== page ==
To begin running, you don't need buns of steel. You don't need iron muscles. You don't even need a masochistic mindset.
It may surprise you, but even the most sports-challenged of us can become runners, and do it without sustaining injuries.
How? Learn to run using your mind-body connection, drawing from traditional Chinese medicine, explains Danny Dreyer, a nationally ranked ultra-marathon runner in the San Francisco Bay area. He lays out his plan in his book Chi Running: A Revolutionary Approach to Effortless, Injury-Free Running.
In Chinese culture, chi (pronounced chee) is the subtle energy force that flows through all parts of your body, he says. By practicing mental focus and relaxation -- principles from the ancient practice of T'ai Chi - you can train your body to stay centered, relaxed, and move efficiently.
"If you use your brain, you don't need to work your body as hard," Dreyer tells WebMD. "ChiRunning is about having a constant conversation between your mind and your body, getting your mind to train your body to relax, and listen to what your body trying to tell you."
Effortless running is about relaxing muscles, opening tight joints, and using gravity to do the work, he says. Here's a quick how-to-start outline:
Step 1: Focus Your Mind
"It's the mind that does the bulk of the work in ChiRunning," writes Dreyer. "Your mind turns off the chatter and focuses so it can listen to your body."
Your mind instructs your muscles to start working or relaxing. Your mind orchestrates the perfect run, starting out slowly, finding the perfect tempo, he adds. Your mind takes in the beauty of your surroundings so that you finish relaxed, and full of energy.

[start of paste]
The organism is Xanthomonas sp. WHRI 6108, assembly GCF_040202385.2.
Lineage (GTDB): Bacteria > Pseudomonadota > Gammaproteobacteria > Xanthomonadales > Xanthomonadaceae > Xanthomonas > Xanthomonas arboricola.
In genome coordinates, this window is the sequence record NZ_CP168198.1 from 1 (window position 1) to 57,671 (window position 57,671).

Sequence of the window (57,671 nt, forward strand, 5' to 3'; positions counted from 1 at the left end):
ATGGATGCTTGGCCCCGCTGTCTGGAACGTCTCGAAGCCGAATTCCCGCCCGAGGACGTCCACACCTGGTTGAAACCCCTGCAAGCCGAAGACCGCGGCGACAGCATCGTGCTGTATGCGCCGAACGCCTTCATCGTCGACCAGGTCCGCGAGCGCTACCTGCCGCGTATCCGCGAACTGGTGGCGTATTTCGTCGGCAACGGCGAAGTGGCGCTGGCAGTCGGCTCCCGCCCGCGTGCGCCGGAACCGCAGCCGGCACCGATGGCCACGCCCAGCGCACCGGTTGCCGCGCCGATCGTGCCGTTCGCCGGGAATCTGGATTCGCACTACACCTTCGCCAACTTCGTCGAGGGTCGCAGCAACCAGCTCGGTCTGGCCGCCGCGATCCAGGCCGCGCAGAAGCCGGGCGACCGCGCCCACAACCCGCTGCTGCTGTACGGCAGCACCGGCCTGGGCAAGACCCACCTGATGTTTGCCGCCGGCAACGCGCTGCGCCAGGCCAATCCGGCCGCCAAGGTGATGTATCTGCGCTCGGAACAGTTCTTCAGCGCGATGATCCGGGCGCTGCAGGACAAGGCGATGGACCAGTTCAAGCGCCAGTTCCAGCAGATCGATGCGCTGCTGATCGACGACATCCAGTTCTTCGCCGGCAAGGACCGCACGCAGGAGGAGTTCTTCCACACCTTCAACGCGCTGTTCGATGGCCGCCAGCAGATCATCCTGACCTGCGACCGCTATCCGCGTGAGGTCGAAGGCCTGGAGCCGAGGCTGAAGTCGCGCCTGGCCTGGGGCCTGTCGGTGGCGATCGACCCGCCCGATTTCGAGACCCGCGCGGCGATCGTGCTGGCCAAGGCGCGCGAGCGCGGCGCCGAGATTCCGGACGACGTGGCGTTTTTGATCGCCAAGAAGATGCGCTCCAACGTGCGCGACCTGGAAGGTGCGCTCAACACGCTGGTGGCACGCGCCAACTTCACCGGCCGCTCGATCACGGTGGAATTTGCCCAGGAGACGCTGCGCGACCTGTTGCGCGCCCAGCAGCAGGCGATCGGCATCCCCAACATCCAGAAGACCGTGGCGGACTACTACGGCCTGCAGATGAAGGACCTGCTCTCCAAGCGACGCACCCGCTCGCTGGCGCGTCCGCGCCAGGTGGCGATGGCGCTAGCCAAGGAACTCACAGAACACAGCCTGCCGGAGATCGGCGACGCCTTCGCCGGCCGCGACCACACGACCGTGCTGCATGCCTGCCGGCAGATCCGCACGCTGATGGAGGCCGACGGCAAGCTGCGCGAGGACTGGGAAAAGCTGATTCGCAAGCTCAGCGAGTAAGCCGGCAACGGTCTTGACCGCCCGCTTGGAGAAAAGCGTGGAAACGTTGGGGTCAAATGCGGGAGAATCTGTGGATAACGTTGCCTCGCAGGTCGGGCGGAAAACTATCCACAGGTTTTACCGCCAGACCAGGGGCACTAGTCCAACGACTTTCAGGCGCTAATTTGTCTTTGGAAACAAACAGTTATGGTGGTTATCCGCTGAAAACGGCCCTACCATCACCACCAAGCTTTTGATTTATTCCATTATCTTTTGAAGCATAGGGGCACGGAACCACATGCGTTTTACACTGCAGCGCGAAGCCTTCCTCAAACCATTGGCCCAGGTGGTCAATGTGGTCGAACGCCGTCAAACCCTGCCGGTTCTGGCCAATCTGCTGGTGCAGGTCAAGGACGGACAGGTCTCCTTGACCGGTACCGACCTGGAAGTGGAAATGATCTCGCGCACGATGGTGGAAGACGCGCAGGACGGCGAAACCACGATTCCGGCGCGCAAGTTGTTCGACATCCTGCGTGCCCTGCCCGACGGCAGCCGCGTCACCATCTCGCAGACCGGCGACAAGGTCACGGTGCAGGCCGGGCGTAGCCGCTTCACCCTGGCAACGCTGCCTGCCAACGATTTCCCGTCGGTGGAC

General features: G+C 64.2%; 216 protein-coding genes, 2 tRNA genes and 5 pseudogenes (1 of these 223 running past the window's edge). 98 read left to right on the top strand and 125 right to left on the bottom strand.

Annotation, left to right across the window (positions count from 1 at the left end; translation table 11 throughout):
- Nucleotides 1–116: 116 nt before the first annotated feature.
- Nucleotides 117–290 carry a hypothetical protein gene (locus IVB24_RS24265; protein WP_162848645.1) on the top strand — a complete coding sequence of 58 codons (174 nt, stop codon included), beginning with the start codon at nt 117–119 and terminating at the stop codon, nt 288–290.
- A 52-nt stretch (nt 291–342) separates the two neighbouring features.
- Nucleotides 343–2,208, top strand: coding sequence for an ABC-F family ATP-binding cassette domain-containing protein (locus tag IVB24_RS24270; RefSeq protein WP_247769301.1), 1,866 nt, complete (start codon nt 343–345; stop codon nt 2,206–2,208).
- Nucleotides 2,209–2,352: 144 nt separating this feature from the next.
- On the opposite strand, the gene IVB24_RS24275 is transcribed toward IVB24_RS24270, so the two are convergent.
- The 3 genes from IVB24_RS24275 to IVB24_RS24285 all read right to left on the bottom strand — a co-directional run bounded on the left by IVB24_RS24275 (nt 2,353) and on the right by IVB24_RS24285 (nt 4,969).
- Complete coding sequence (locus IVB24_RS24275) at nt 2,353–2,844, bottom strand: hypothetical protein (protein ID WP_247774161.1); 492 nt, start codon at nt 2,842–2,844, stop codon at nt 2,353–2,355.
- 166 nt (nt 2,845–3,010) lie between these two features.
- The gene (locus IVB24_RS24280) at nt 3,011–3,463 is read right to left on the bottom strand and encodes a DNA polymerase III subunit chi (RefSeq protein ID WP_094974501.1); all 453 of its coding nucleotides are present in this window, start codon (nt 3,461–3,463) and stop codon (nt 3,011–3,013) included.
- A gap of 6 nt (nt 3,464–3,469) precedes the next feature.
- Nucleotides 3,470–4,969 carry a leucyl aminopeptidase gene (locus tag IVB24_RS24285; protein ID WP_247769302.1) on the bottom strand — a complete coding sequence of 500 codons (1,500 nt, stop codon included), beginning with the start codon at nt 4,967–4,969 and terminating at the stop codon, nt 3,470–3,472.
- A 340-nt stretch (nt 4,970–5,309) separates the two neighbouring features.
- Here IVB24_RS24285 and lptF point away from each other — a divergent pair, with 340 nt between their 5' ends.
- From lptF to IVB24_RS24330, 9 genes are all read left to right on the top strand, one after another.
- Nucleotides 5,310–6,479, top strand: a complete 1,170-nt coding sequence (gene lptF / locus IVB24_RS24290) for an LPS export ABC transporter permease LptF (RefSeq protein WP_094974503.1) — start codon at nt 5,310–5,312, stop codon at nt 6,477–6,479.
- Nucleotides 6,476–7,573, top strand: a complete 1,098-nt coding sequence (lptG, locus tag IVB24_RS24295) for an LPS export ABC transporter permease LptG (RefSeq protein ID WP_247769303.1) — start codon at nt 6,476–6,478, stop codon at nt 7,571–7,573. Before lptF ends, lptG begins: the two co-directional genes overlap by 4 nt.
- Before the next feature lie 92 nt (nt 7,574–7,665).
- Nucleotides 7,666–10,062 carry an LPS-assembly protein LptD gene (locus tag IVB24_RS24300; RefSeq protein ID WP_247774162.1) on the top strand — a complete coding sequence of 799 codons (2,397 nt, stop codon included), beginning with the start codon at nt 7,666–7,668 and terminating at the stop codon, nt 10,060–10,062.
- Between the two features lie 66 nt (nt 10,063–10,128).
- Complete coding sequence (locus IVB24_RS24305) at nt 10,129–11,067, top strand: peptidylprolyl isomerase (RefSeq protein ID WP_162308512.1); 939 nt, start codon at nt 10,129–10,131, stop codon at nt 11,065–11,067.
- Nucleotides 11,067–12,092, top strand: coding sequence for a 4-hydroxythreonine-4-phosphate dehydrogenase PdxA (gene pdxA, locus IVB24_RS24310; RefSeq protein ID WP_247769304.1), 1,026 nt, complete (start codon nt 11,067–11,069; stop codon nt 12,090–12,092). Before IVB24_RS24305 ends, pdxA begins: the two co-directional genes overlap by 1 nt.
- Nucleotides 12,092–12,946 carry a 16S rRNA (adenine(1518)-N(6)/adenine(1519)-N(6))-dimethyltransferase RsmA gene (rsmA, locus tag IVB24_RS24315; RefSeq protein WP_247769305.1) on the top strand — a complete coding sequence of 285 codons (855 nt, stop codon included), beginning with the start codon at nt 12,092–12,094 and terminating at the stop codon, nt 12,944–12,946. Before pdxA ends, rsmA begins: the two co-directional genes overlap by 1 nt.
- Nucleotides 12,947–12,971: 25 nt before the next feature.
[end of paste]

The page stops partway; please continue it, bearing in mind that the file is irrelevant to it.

When you begin running, your mind must also push against the body's natural inertia. "Your body is like a dumb animal," Dreyer tells WebMD. "It will stay at rest until acted upon by an outside force like your mind. You have to train it."
Step 2: Sense Your Body
Pay close attention to what your body is doing. Practice listening to any little nuances that you can detect. Feel your foot hitting the ground. Feel your posture.
Is your body moving in the way you intended it to? Is your movement easier or more difficult? Are there subtle changes you should make?
As you begin running, you must develop body sense. Then you will become your own best teacher and coach, says Dreyer.
Step 3: Breathe to Tap Into Chi
The more efficiently your body can take in oxygen, the easier running will feel, Dreyer explains. If you're not breathing deeply into your lower lungs, you're not getting as much air as you could -- a common problem when people begin running.
To belly-breathe, stand or sit and place your hands over your belly button. Now purse your lips as if you're trying to blow a candle out, and exhale, emptying your lungs by pulling in your belly button toward your spine. When you've blown out as much air as you can, relax your belly and the inhale will occur naturally.
Practice breathing out for three steps, breathing in for two steps. Try matching your breath with your cadence.
Step 4: Relax Your Muscles
Tight muscles can't get the oxygen they need. The cure is easy: Just relax! Don't take yourself so seriously. Drop your shoulders. Smile. Relax your glutes. Float like a butterfly... lighten up, says Dreyer.